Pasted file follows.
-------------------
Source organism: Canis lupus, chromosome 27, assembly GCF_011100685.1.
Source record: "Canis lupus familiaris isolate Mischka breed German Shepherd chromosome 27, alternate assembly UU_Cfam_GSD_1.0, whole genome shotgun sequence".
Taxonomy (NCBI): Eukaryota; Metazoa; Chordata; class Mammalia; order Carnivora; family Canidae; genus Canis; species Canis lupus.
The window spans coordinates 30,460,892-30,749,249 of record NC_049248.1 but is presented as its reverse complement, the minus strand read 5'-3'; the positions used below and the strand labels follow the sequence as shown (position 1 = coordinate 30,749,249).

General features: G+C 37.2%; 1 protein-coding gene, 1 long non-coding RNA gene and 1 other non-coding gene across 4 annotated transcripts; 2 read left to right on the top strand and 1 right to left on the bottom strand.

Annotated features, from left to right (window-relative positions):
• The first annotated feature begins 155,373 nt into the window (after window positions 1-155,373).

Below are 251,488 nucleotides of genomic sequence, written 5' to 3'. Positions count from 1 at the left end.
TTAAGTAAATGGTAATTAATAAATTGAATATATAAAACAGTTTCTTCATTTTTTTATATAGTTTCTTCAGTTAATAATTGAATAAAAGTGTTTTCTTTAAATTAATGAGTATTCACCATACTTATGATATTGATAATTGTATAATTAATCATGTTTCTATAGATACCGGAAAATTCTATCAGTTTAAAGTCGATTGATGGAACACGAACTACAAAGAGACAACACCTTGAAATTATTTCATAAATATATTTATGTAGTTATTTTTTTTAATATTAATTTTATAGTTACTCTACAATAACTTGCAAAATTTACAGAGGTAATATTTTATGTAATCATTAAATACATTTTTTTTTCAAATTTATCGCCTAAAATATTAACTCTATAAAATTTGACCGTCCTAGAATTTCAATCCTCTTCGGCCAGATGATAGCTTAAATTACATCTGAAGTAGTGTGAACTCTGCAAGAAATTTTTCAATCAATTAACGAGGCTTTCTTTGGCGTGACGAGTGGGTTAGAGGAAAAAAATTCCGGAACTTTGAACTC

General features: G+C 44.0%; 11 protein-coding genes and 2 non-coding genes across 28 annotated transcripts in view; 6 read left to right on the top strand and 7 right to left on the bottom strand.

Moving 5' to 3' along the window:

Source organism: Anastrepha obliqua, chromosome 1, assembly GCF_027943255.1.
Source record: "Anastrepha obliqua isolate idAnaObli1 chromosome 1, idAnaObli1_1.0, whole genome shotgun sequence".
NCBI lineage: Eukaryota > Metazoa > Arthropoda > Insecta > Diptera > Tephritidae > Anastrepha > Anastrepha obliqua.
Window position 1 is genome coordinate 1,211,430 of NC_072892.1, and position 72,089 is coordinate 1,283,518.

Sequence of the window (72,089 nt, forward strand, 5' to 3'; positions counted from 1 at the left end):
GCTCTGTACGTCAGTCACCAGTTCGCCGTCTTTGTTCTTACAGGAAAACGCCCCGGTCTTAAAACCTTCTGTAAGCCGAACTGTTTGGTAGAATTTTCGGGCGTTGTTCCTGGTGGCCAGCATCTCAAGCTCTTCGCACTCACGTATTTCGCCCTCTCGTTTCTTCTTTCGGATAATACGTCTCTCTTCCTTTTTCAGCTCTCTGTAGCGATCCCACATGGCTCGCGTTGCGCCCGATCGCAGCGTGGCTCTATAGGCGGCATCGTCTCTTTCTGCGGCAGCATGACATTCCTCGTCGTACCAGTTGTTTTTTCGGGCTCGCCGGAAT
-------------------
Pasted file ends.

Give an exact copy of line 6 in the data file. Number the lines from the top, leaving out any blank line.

Annotated features, from left to right (window-relative positions):